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From the Huntington Advertiser of Huntington, WV, we find the following story dated 13 January 1900:



“When I was a boy,” said J.L. Thornburg, “great attention was paid to spelling. A long string of youngsters would stand up, and the good spellers would turn the others down. The one who stood at the head of the class received, as a badge of honor, a silver dollar with a hole in it, through which was slipped a ribbon to wear about his neck. I stood next to the top when, for some misdemeanor, I was sent to the foot of the class, and sentenced to carry a stick of wood with me for an entire day. The spelling lesson that day had several breakers in it, but I was not distressed, as I could go no lower in the class. Finally a particularly hard orthographic nut was given to the wearer of the silver dollar. He failed, and one after another, the scholars missed the terrible word as it came down the line. I happened to know the word, spelled it, and with my badge of ignominy, the stick of wood, on my shoulder, went to the top of the class. That evening I wore the silver dollar home.”

“When I was a boy,” said Squire A.J. Miser, “there was a time in the year when all the boys, at the same time, would be seized with the desire to play marbles. Nobody could account for this simultaneous seizure. It appeared and disappeared like an epidemic. There was another epidemic that appeared much like marbles, ravaged the country and was gone for another twelve month. This was stilt-walking, and it was desperately contagious. Perhaps the most malignant form was ‘duck-legs.’ These were short stilts, the handles being sawed off so that they reached the boy’s knees, and from there to the foot-rests were strapped to the legs with rope or leather. It was no easy matter to take off one’s duck-legs when properly strapped on and cross-gartered, and many a time have I gone without dinner rather than take off my wooden pins, my mother having an old-fashioned prejudice running in favor of natural legs at meal time. On some occasion I escaped this maternal surveillance and succeeding in sleeping in my duck legs, to the great disturbance of the circulation off the blood. Heigh-ho! I haven’t seen a pair of duck-legs for forty years or more.”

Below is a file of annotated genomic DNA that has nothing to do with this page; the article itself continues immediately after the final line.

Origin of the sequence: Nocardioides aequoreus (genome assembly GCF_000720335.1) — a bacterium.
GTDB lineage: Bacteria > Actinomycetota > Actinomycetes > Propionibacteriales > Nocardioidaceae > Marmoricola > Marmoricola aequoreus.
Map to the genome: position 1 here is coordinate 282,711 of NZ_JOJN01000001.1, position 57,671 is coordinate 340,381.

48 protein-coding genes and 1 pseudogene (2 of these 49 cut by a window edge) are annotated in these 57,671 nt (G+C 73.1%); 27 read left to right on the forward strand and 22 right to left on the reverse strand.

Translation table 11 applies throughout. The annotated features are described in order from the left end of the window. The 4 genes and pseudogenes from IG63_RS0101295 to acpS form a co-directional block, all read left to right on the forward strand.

“When I was a boy,” said Circuit Clerk R.W. McWilliams, a number of out door games, common at that time have long since passed away. One of these was bull pen. It was played by eight boys. Four stood, one at each corner of a rectangular square, and four in the center of the pen. The four on the corners passed the ball rapidly from one to the other, and when it was ‘warm’ the holder threw it at one of the victims in the center. When one in the pen picked up the ball the boys on the corners scattered, for the boys in the pen could then throw at the corner lads. It was a rough game and boys were often struck hard. This was in the early days of India rubber. The rubber shoes were made in South America in a crude way. An old rubber shoe was cut up into strings to make this ball; the strings were wound, covered with yarn and then covered with leather. There was a good deal of bounce in such a ball, and when it kissed a boy there was plenty of sting in it. Another game of that time was fox and hounds. One boy, as the fox, carried a horn. He was given about a hundred yards’ start of the hounds, who were to catch him. I have known such a race to last nearly all day.”